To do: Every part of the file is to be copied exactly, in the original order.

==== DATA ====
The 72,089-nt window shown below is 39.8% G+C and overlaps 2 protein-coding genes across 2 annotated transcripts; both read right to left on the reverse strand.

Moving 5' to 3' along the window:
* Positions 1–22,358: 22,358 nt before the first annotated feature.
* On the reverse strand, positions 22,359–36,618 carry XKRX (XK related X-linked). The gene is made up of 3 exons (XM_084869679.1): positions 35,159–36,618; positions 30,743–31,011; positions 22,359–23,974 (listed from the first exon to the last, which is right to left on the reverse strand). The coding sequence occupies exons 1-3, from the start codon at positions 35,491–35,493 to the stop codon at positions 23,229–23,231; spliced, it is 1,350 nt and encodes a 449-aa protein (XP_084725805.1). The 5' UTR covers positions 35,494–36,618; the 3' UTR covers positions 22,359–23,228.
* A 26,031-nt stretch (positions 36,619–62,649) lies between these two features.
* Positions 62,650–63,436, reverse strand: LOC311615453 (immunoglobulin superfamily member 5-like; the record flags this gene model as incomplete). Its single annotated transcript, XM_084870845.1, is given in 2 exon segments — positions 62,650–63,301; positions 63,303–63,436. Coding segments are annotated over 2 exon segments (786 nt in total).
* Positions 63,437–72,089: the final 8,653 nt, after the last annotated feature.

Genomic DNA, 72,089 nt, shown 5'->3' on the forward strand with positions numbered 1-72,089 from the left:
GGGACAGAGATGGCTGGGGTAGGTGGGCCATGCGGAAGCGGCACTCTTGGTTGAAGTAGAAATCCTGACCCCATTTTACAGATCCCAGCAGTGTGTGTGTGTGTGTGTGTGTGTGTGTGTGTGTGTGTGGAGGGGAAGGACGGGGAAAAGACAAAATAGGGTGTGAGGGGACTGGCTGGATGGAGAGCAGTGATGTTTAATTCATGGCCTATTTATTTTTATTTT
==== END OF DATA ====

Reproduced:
The 72,089-nt window shown below is 39.8% G+C and overlaps 2 protein-coding genes across 2 annotated transcripts; both read right to left on the reverse strand.

Moving 5' to 3' along the window:
* Positions 1–22,358: 22,358 nt before the first annotated feature.
* On the reverse strand, positions 22,359–36,618 carry XKRX (XK related X-linked). The gene is made up of 3 exons (XM_084869679.1): positions 35,159–36,618; positions 30,743–31,011; positions 22,359–23,974 (listed from the first exon to the last, which is right to left on the reverse strand). The coding sequence occupies exons 1-3, from the start codon at positions 35,491–35,493 to the stop codon at positions 23,229–23,231; spliced, it is 1,350 nt and encodes a 449-aa protein (XP_084725805.1). The 5' UTR covers positions 35,494–36,618; the 3' UTR covers positions 22,359–23,228.
* A 26,031-nt stretch (positions 36,619–62,649) lies between these two features.
* Positions 62,650–63,436, reverse strand: LOC311615453 (immunoglobulin superfamily member 5-like; the record flags this gene model as incomplete). Its single annotated transcript, XM_084870845.1, is given in 2 exon segments — positions 62,650–63,301; positions 63,303–63,436. Coding segments are annotated over 2 exon segments (786 nt in total).
* Positions 63,437–72,089: the final 8,653 nt, after the last annotated feature.

Genomic DNA, 72,089 nt, shown 5'->3' on the forward strand with positions numbered 1-72,089 from the left:
GGGACAGAGATGGCTGGGGTAGGTGGGCCATGCGGAAGCGGCACTCTTGGTTGAAGTAGAAATCCTGACCCCATTTTACAGATCCCAGCAGTGTGTGTGTGTGTGTGTGTGTGTGTGTGTGTGTGTGTGGAGGGGAAGGACGGGGAAAAGACAAAATAGGGTGTGAGGGGACTGGCTGGATGGAGAGCAGTGATGTTTAATTCATGGCCTATTTATTTTTATTTT